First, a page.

Sunday, 15 March 2009

Bread Baking Babes make Pane Francese!

The Bread Baking Babes have a little friend to play with this month! He is called a chef and he is a lively little helper. Left over from a previous batch of bread, he breathes new life into your loaves without the need for additional yeast. What a helpful little guy!
This month Sara of I Like to Cook is the Host Babe in the Kitchen, and she picked this fabulous technique for us to play with. If you would like to try your hand at this delicious bread and earn yourself a Bread Baking Buddy badge, you have until March 29th, please see Sara's BBB post for the details.

The recipe seems long and complicated but it really isn't. The most important thing is to block out your time, the rest is largely unattended. I tend to write times down in the margins of bread recipes, so I know when to begin them in order to fit them into my schedule.

This bread is quite delicious, it is crunchy on the outside and chewy on the inside. Mildly sour, it goes with almost anything. Well, what are you waiting for? Get baking!

Pane Francese
No, a chef isn't just a guy in a tall white hat; it's a little piece of dough you hold back from your bread dough, which will be added to your next batch of dough to leaven it.
It may seem a little European and daunting, but really, nothing could be easier. The piece of dough -- the chef -- simply sits in your fridge, wrapped in plastic, till you're ready to bake bread again.
The following bread is a bit tangy, but not terribly sour -- French bakers scoff at the ultra-sour breads Americans seem to love. Open-holed and chewy, the texture is what distinguishes this rustic European-style bread.
We used our sourdough starter as a chef to get this loaf going. A piece from the resulting dough is now tucked away in the refrigerator, ready to use when we bake this loaf again. We thank Joe Ortiz and his wonderful book, "The Village Baker" for the inspiration that created this recipe.

Creating the Levain
chef (1/4 cup leftover dough, or 1/4 cup sourdough starter, unfed)
1/4 cup warm, chlorine-free water
1/2 cup King Arthur Unbleached Special Bread Flour

Let the chef soften in the warm water, then whisk out any lumps.
Mix in the flour until you've formed a stiff dough.
Turn the dough out onto a floured surface, and knead it for 5 to 8 minutes.
The chef (now called a levain) should be moist but firm.
Place the levain in a bowl, cover it with a damp cloth, and let it rise in a warm place till doubled. This will take 5 to 6 hours.

Second-Stage Levain
All of the levain (from above)
1/2 cup warm, chlorine-free water
1 1/2 cups King Arthur Unbleached Special Bread Flour

"Refresh" the levain by placing it in a medium-sized bowl, chopping it into small pieces, and adding the water and 1/2 cup of the flour, stirring till smooth.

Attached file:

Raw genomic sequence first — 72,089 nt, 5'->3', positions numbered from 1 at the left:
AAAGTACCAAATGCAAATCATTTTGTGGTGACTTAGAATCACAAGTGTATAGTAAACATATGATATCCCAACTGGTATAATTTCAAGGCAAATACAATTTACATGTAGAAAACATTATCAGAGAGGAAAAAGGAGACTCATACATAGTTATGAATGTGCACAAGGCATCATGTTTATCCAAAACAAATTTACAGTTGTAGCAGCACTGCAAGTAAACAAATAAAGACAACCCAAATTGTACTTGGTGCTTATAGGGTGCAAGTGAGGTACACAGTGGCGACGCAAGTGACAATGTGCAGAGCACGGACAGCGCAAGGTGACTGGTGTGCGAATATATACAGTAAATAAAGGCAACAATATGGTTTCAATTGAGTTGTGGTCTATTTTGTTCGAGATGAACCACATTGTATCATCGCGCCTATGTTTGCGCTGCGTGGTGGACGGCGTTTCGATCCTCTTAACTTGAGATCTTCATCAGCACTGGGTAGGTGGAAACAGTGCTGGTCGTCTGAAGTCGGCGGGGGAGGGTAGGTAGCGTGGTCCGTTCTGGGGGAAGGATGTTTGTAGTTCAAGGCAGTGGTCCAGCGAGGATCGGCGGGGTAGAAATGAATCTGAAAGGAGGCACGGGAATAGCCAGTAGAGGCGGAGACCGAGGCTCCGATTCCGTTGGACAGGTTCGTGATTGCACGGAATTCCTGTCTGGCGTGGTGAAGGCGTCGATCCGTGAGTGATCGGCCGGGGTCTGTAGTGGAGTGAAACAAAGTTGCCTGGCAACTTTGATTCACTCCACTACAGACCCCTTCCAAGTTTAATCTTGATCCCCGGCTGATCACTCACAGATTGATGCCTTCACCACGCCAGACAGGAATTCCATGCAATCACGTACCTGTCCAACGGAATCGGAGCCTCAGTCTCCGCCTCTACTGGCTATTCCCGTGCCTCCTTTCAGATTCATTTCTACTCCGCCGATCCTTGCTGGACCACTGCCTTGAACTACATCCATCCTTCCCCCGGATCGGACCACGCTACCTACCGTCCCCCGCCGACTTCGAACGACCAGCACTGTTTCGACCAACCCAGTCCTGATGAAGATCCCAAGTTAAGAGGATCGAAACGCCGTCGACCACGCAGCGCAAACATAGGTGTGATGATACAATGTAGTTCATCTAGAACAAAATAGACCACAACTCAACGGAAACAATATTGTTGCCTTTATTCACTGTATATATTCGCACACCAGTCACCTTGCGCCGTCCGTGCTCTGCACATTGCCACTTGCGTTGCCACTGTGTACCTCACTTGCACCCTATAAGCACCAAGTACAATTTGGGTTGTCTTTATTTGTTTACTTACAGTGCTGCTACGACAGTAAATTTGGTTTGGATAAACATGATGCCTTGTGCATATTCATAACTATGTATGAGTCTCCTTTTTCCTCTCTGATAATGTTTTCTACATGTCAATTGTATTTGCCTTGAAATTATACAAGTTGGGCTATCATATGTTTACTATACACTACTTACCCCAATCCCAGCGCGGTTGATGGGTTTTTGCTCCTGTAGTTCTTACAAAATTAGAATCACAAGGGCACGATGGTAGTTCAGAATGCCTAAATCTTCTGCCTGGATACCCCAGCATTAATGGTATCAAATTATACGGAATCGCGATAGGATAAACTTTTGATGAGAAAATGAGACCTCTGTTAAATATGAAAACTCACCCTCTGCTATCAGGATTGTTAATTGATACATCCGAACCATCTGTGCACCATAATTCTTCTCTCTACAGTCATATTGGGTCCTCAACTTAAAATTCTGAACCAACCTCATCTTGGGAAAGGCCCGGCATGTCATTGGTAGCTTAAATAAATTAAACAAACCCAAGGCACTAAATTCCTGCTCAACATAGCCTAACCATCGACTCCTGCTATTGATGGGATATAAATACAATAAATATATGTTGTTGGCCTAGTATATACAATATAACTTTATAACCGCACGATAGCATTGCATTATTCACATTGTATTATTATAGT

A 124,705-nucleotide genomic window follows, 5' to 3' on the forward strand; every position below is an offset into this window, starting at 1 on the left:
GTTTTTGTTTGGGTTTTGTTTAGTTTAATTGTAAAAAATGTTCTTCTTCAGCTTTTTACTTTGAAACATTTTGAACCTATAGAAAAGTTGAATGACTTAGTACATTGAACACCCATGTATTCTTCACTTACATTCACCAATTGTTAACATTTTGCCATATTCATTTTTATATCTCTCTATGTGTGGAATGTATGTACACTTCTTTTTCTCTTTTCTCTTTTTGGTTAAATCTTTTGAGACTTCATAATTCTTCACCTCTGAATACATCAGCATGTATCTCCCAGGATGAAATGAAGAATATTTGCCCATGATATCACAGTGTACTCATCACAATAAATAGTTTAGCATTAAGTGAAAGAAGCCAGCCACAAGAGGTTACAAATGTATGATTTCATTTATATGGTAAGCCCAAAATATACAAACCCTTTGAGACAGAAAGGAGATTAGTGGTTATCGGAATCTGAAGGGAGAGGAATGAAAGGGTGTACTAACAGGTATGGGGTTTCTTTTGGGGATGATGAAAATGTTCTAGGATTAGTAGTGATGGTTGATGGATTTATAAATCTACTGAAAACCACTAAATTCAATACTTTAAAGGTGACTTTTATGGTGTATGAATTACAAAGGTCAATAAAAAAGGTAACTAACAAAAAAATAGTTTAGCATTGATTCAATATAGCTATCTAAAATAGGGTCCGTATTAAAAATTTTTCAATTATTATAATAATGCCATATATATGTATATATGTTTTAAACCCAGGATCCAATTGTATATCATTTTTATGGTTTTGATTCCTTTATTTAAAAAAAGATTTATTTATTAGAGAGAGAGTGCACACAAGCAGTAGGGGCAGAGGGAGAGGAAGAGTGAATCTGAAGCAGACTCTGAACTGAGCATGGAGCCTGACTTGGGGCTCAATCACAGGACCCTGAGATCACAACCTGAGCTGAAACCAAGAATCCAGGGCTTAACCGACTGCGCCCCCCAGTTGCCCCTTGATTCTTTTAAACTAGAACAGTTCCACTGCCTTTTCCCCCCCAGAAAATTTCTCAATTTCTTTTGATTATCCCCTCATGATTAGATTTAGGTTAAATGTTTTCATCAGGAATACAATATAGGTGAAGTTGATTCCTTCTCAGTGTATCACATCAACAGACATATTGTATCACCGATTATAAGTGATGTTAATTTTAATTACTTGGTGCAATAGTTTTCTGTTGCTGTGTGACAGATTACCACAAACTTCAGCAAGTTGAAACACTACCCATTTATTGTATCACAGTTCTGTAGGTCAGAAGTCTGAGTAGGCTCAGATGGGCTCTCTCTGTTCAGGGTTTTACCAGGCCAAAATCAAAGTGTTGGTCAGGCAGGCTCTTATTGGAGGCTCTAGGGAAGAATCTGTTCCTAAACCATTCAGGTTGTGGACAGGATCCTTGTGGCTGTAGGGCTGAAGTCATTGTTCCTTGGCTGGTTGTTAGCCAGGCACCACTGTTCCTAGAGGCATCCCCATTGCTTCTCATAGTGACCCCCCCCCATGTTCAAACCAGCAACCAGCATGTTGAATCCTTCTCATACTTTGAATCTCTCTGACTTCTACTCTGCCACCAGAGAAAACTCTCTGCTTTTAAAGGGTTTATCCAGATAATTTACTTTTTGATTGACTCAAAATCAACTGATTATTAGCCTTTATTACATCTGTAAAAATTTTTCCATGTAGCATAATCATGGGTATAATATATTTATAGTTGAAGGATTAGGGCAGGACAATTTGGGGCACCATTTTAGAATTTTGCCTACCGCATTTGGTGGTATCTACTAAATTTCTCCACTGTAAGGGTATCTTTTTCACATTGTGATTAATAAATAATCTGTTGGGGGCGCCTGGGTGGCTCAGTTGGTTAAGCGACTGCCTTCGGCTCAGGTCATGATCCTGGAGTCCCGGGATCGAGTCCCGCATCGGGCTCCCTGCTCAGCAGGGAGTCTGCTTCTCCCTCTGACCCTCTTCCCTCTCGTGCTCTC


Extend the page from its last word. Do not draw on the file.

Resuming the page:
Add the remaining flour gradually to create a stiff dough.
Knead the dough for several minutes, then return it to the bowl, cover it with a damp cloth, and let it rise for 3 to 5 hours, till it doubles in size.
Punch down the risen levain, and reserve 1/4 cup as your next chef. (Let the piece ferment at room temperature for 3 hours, then wrap it in plastic and store it in the fridge. It'll develop a hard crust; that's OK.)

All of the second-stage levain (from above)
3/4 cup warm, chlorine-free water
2 teaspoons salt
2 cups King Arthur Unbleached Special Bread Flour
Chop the levain into small pieces, and mix them with the water, stirring till they begin to dissolve.
Add the salt, then 1 1/2 cups of the flour.
Turn the dough onto a lightly floured or lightly greased work surface, and knead until the dough is smooth and satiny, adding only enough additional flour to keep the dough from sticking unbearably.
Return the dough to the bowl, cover it with a damp cloth, and let it rise in a warm place for 8 to 10 hours.

Cut the dough into 2 pieces, and shape each piece into a round or oval.
Transfer the loaves to a lightly greased or parchment-lined baking sheet, or to a floured banneton; cover with a heavily floured cloth, and allow them to rise for 2 to 3 hours, or until they're almost doubled in bulk.
Don't slash or glaze the loaves.
Bake the bread in a preheated 450°F oven for 35 to 40 minutes, or until they're a deep, golden brown.
Yield: 2 loaves.Source: King Arthur Flour

What did I put on the bread?

Feta, Lemon and Dill Slather - LCBO Food and Drink Magazine, Spring 2009

8 oz feta cheese, crumbled
3 tbsp olive oil
2 garlic cloves, minced
Finely grated peel of 1 lemon
1 tbsp lemon juice
Generous grinding black pepper
3 tbsp freshly chopped dill
2 tbsp snipped chives or one small green onion, thinly sliced

Place feta, oil, garlic, lemon zest and juice and black pepper in a food processor. Whirl until it starts to blend together but still has texture. Stir in dill and chives or green onion.
The Fabulous Bread Baking Babes
Visit these gals to see their take on this month's bread.